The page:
Comparison of Reproductive Function in Female TgMISIIR-TAg Transgenic and Wildtype C57BL/6 Mice
Transgenic TgMISIIR-TAg (TAg) mice express the oncogenic virus SV40 in Mullerian epithelial cells. Female TAg mice spontaneously develop epithelial ovarian carcinoma, the most common type of ovarian cancer in women. Female TAg mice are infertile, but the reason has not been determined.
We therefore investigated whether female TAg mice undergo puberty, demonstrate follicular development, maintain regular cycles, and ovulate. Ovarian cancers in women commonly develop after menopause. The occupational chemical 4-vinylcyclohexene diepoxide (VCD) accelerates follicle degeneration
in the ovaries of rats and mice, causing early ovarian failure. We therefore used VCD dosing of mice to develop an animal model for menopause. The purpose of this study was to characterize reproductive parameters in female TAg mice and to investigate whether the onset of ovarian failure due
VCD dosing differed between female TAg and WT C57BL/6 mice. As in WT female mice, TAg female mice underwent puberty (vaginal opening) and developed cyclicity in patterns that were similar between the groups. Vehicle-only TAg mice had fewer ovulations (numbers of corpora lutea) than WT animals.
VCD exposure delayed the onset of puberty (day of first estrus) in TAg as compared with WT mice. Morphologic evaluation of ovaries revealed many more degenerating follicles in TAg mice than WT mice, and more VCD-dosed TAg mice were in ovarian failure than VCD-dosed WT mice. These results suggest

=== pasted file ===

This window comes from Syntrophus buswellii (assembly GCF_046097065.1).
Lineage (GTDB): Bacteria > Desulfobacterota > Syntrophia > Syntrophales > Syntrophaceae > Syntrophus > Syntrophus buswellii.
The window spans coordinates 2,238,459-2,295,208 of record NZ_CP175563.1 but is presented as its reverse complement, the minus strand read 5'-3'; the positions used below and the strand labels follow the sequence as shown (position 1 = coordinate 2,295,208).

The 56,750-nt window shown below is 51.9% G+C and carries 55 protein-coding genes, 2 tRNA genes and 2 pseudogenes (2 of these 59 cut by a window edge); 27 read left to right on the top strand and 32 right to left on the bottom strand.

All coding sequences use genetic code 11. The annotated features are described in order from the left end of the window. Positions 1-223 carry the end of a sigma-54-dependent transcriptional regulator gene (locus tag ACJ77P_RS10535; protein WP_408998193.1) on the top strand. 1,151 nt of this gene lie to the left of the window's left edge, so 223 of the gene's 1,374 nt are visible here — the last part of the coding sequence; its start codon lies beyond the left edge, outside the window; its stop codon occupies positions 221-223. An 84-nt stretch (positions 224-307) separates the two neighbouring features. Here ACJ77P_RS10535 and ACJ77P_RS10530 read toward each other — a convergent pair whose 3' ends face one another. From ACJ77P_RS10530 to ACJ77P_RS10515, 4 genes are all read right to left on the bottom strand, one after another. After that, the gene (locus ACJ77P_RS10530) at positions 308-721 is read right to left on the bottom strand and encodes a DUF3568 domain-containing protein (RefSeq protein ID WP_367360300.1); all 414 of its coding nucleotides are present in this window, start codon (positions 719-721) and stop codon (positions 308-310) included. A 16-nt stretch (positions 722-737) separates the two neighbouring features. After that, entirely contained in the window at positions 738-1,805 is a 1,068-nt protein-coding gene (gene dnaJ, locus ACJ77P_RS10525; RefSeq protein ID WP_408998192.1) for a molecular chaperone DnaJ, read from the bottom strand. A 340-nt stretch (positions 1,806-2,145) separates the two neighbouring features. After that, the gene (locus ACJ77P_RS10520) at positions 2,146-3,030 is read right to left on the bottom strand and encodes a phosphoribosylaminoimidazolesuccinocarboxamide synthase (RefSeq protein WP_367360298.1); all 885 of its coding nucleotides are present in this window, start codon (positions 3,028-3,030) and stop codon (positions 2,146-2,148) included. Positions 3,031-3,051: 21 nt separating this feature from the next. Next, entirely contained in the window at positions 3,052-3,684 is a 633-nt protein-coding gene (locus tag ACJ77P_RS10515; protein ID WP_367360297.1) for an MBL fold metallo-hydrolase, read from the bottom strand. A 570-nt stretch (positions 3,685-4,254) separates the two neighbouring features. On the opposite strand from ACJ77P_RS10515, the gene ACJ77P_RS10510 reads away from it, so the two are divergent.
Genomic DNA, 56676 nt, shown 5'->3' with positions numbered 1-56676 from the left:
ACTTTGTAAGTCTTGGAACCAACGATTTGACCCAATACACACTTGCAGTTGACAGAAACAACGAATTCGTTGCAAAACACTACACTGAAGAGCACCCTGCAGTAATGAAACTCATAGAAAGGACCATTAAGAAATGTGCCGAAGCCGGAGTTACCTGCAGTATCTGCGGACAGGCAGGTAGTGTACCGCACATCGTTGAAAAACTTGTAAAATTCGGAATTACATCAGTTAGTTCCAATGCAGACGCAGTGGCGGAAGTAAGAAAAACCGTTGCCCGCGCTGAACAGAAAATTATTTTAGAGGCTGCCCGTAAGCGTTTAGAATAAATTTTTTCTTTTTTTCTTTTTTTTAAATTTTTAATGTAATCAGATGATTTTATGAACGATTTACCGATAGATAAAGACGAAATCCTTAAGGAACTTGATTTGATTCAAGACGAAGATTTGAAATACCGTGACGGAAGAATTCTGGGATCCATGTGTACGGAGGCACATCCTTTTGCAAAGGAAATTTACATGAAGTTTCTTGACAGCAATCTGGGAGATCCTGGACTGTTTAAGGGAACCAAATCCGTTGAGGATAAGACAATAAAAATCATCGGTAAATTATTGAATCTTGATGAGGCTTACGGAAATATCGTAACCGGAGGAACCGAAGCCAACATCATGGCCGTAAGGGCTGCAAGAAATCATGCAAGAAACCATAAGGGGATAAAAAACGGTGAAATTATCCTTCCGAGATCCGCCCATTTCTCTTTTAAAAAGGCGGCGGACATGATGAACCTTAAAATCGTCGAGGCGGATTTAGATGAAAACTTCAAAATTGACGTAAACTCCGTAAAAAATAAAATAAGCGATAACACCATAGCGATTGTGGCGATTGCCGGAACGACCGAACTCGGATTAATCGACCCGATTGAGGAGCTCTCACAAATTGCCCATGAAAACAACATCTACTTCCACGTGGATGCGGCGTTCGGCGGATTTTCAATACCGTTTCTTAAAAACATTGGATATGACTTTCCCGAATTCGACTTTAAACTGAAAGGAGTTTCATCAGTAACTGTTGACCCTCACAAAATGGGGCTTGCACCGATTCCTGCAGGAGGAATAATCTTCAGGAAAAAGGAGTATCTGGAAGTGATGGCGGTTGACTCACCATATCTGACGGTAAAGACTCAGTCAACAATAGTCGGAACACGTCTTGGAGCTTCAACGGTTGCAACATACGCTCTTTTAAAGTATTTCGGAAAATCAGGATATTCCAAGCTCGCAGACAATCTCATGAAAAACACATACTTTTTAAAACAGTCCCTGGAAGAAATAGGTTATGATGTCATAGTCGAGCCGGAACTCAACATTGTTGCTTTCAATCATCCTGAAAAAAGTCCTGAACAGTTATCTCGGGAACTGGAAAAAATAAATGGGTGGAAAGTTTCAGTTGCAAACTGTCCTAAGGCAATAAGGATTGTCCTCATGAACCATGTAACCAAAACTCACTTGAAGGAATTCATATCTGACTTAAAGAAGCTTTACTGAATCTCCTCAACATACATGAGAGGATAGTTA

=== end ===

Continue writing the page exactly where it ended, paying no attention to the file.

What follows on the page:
that despite showing similar onset of sexual maturation, TAg mice have increased follicular degeneration and fewer ovulations than WT. These features may contribute to the inability of female TAg mice to reproduce.
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Document Type: Miscellaneous
Physiology, The University of Arizona, Tucson, Arizona;, Email: [email protected]
Biomedical Engineering, The University of Arizona, Tucson, Arizona
Obstetrics and Gynecology, The University of Arizona, Tucson, Arizona
School of Animal and Comparative Biomedical Sciences, The University of Arizona, Tucson, Arizona
Fox Chase Cancer Center, Philadelphia, Pennsylvania
Publication date: February 1, 2019
This article was made available online on December 27, 2018 as a Fast Track article with title: "Comparison of Reproductive Function in Female TgMISIIR‑TAg Transgenic and Wildtype C57BL/6 Mice".
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Comparative Medicine (CM), an international journal of comparative and experimental medicine, is the leading English-language publication in the field and is ranked by the Science Citation Index in the upper third of all scientific journals. The mission of CM is to disseminate high-quality, peer-reviewed information that expands biomedical knowledge and promotes human and animal health through the study of laboratory animal disease, animal models of disease, and basic biologic mechanisms related to disease in people and animals.
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